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Oats

Botanical: Avena sativa (LINN.)
Family: N.O. Graminaceae

---Synonyms---Groats. Oatmeal.
---Part Used---Seeds.
---Habitat---It is unknown when Oats were first introduced into Britain.


---Description---There are about twenty-five varieties cultivated. The nutritive quality of Oats is less in a given weight than that of any other cereal grain. In the best Oats it does not exceed 75 per cent. Avena sativa, the Common Oat, has a smooth stem, growing up to 4 feet high, with linear lanceolate, veined rough leaves; loose striate sheaves; stipules lacerate; panicle equal, loose; spikelets pedunculate, pendulous, twoflowered, both perfect, lower one mostly awned; paleae cartilaginous, embracing the caryopsis; root fibrous, annual. The Naked or Pilcorn Oat differs slightly from the other: calyces three-flowered, receptacle exceeding the calyx; petals awned at the back; the third floscule awnless; and the chief difference lies in the grains, which when ripe quit the husk and fall naked. The grains as found in commerce are enclosed in their pales and these grains divested of their paleae are used for medicinal and dietary purposes; the grains when separated from their integuments are termed groats, and these when crushed are called Embden groats. Oatmeal is ground grain.

---Constituents---Starch, gluten, albumen and other protein compounds, sugar, gum oil, and salts.

---Medicinal Action and Uses---Nervine, stimulant, antispasmodic. Oats are made into gruel. This is prepared by boiling 1 OZ. of oatmeal or groats in 3 pints of water till reduced to 1 quart, then straining it, sugar, lemons, wine, or raisins being added as flavouring. Gruel thus is a mild nutritious aliment, of easy digestion in inflammatory cases and fevers; it is very useful after parturition, and is sometimes employed in poisoning from acid substances. It is found useful also as a demulcent enema and boiled into a thick paste makes a good emollient poultice. Oatmeal is unsoluble in alcohol, ether, and the oils, but the two first move an oleoresinous matter from it. It is to be avoided in dyspepsia accompanied with acidity of the stomach. The pericarp of Oats contains an amorphous alkaloid which acts as astimulant of the motor ganglia, increasing the excitability of the muscles, and in horses causes excitement. A tincture is made by permeating 4 OZ. of ground oatmeal to 1 pint diluted alcohol, keeping the first 5 1/2 OZ. (fluid), and evaporating the remainder down to 1/2 fluid ounce, and adding this to the first 5 1/2 fluid ounces. The extract and tincture are useful as a nerve and uterine tonic.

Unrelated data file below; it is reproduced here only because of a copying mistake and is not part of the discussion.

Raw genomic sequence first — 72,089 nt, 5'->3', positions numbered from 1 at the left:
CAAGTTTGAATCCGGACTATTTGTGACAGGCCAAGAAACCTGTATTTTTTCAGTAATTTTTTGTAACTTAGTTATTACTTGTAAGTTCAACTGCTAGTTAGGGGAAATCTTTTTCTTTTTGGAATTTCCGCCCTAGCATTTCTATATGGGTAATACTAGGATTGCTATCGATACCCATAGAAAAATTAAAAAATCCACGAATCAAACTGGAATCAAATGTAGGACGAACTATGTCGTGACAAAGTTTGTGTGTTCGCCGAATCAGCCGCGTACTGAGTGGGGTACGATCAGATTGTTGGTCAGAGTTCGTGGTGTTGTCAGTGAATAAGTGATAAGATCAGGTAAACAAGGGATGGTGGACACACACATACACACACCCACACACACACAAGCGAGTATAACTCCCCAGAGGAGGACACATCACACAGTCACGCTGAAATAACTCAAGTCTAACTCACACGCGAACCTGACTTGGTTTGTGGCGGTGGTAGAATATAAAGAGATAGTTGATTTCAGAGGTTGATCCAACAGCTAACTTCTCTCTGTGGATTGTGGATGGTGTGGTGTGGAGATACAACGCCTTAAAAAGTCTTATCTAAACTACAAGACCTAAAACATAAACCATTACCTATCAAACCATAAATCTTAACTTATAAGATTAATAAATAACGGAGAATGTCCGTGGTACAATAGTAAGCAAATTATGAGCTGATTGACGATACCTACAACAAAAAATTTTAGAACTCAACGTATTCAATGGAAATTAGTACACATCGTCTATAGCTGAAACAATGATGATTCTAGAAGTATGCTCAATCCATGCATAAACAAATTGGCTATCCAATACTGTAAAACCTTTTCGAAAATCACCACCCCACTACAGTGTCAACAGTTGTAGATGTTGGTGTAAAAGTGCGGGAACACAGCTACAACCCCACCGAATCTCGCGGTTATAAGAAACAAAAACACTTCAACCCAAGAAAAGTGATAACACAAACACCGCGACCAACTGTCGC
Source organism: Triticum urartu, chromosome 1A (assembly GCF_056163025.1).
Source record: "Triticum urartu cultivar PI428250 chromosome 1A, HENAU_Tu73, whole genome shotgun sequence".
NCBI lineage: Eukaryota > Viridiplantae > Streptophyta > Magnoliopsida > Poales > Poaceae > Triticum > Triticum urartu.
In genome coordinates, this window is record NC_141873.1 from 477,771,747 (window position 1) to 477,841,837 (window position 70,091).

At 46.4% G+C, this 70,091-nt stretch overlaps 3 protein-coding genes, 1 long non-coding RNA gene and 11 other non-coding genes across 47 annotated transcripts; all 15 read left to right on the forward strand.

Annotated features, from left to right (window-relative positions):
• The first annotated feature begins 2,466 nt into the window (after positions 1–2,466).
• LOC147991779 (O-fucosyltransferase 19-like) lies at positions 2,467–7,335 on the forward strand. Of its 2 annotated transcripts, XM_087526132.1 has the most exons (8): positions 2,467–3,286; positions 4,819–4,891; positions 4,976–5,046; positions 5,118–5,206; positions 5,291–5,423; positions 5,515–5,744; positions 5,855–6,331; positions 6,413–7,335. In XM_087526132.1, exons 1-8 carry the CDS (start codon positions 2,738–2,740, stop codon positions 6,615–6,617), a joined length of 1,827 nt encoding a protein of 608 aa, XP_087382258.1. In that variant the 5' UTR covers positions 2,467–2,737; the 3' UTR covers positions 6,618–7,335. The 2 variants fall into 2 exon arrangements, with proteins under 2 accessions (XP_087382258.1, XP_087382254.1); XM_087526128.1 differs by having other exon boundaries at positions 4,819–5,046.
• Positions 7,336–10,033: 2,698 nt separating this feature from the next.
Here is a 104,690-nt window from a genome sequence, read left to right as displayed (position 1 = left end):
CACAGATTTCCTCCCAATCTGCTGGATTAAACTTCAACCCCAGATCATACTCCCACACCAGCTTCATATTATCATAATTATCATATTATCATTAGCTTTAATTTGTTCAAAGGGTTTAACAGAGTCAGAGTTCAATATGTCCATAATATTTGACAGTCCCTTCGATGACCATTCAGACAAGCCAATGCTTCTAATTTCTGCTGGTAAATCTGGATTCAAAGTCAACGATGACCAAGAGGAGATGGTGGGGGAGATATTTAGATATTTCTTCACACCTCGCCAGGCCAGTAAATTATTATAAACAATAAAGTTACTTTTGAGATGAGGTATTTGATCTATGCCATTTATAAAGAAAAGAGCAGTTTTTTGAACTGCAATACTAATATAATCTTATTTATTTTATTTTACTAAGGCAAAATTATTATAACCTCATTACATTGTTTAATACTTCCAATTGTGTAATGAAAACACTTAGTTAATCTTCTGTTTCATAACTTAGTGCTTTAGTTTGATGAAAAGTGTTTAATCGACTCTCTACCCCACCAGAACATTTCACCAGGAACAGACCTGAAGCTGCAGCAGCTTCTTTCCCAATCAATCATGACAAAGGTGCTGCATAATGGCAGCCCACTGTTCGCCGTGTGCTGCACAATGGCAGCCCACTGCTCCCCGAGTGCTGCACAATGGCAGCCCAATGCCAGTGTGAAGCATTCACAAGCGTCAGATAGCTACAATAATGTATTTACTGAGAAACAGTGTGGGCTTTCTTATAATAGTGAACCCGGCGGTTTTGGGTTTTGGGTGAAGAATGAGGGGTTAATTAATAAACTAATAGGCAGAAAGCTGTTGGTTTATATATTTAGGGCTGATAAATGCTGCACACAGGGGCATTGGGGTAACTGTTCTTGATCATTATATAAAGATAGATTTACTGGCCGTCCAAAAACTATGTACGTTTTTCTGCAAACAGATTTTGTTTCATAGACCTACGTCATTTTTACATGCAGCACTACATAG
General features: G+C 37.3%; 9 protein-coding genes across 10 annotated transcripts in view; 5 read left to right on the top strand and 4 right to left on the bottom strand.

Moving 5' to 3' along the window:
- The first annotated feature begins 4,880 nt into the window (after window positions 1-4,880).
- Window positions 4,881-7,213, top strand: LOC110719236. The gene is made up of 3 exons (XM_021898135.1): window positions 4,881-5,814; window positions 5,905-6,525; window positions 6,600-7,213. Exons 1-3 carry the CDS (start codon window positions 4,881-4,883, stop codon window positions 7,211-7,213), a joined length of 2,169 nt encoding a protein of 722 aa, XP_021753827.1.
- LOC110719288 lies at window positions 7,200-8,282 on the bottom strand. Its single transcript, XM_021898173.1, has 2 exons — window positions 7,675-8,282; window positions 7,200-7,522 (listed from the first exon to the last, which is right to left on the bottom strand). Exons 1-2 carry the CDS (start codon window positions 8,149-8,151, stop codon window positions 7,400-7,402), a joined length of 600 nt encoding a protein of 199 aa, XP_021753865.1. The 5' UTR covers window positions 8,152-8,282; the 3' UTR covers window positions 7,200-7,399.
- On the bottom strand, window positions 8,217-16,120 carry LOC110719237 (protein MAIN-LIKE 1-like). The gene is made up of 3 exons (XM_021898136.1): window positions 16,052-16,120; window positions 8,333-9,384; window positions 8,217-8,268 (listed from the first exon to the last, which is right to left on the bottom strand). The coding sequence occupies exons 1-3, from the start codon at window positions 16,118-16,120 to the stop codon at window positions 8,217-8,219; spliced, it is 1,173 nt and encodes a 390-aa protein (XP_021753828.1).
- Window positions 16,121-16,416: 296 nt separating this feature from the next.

---Dosage---Fluid extract, 10 to 30 drops in hot water. (The last dose at night should be taken in cold water instead of hot, or it may induce sleeplessness. - EDITOR.)

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Bear in mind "A Modern Herbal" was written with the conventional wisdom of the early 1900's. This should be taken into account as some of the information may now be considered inaccurate, or not in accordance with modern medicine.

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